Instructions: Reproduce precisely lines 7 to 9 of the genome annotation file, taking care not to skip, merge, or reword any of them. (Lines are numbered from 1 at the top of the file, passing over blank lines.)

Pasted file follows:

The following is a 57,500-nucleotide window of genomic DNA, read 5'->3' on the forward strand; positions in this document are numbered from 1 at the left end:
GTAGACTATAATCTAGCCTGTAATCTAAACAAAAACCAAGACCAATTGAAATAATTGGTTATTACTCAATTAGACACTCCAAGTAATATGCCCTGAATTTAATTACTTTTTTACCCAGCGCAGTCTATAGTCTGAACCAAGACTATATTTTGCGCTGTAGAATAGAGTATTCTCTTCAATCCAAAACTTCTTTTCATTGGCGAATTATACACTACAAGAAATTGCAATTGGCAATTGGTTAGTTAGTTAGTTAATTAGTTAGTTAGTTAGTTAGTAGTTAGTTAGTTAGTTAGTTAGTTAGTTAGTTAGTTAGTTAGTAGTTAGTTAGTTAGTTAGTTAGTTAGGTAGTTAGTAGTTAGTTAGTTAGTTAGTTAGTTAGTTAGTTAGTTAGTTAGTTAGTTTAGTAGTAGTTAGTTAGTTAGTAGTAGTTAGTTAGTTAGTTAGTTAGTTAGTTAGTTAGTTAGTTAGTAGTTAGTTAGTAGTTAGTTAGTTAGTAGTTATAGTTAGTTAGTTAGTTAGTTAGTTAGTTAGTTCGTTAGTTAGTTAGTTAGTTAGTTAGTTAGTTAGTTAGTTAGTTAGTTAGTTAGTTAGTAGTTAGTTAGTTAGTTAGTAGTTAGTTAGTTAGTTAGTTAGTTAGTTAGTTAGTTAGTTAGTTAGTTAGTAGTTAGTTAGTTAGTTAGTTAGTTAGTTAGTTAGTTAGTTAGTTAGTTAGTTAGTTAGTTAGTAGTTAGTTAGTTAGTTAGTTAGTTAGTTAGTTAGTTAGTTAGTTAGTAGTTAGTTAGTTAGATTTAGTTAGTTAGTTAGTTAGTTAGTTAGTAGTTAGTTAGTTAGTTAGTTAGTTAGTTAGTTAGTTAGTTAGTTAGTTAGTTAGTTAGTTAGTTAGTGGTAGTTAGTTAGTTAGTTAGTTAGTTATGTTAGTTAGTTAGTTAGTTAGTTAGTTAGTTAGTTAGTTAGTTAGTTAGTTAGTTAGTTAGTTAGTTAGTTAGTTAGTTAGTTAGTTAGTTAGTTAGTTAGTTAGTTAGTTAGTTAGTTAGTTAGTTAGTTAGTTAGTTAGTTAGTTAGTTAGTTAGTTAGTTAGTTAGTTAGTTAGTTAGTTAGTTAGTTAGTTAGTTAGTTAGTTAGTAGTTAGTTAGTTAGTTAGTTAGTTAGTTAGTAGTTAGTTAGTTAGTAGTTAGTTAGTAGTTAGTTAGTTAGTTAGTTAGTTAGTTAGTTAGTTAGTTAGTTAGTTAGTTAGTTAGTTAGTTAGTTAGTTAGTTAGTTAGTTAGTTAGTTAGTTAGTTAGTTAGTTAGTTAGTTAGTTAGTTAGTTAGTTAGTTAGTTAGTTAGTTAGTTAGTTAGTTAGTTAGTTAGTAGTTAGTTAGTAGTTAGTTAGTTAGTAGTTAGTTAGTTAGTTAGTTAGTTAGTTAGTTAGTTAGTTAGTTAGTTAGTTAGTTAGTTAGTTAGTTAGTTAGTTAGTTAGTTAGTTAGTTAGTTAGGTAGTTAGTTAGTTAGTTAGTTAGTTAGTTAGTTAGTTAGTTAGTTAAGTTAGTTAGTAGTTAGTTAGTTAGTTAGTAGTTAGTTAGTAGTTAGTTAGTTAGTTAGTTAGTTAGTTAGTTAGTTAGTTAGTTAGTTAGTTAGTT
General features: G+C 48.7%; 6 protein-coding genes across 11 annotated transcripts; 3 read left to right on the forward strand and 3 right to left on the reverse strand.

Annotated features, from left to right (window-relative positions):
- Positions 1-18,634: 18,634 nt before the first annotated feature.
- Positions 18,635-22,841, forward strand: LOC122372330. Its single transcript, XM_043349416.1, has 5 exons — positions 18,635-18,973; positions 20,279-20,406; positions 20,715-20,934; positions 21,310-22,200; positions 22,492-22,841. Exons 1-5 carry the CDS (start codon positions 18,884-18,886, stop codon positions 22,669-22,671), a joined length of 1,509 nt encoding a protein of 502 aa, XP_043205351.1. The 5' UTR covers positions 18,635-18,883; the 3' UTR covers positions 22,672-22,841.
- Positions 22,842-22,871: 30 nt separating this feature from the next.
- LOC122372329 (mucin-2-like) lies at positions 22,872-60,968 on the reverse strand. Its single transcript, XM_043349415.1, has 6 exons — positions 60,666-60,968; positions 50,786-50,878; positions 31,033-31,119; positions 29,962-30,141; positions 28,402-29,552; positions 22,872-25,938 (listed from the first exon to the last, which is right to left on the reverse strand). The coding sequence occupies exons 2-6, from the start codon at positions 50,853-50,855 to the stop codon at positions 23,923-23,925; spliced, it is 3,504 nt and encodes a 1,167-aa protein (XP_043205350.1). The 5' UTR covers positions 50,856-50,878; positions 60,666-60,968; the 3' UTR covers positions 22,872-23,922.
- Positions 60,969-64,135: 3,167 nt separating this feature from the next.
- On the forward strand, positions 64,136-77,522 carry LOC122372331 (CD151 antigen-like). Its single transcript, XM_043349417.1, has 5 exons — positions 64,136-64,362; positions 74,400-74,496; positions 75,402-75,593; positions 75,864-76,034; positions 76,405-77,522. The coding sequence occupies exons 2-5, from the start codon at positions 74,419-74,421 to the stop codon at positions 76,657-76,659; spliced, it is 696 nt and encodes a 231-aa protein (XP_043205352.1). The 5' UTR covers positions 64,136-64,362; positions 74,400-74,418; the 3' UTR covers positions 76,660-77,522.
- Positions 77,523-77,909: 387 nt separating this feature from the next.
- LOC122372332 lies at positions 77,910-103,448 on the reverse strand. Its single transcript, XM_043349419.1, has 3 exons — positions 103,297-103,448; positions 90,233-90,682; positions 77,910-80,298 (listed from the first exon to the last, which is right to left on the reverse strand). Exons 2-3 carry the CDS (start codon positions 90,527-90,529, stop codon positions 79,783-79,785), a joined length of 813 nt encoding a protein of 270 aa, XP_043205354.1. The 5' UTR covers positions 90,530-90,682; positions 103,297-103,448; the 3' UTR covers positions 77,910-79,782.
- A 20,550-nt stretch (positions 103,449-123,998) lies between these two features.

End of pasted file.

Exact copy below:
- Positions 22,842-22,871: 30 nt separating this feature from the next.
- LOC122372329 (mucin-2-like) lies at positions 22,872-60,968 on the reverse strand. Its single transcript, XM_043349415.1, has 6 exons — positions 60,666-60,968; positions 50,786-50,878; positions 31,033-31,119; positions 29,962-30,141; positions 28,402-29,552; positions 22,872-25,938 (listed from the first exon to the last, which is right to left on the reverse strand). The coding sequence occupies exons 2-6, from the start codon at positions 50,853-50,855 to the stop codon at positions 23,923-23,925; spliced, it is 3,504 nt and encodes a 1,167-aa protein (XP_043205350.1). The 5' UTR covers positions 50,856-50,878; positions 60,666-60,968; the 3' UTR covers positions 22,872-23,922.
- Positions 60,969-64,135: 3,167 nt separating this feature from the next.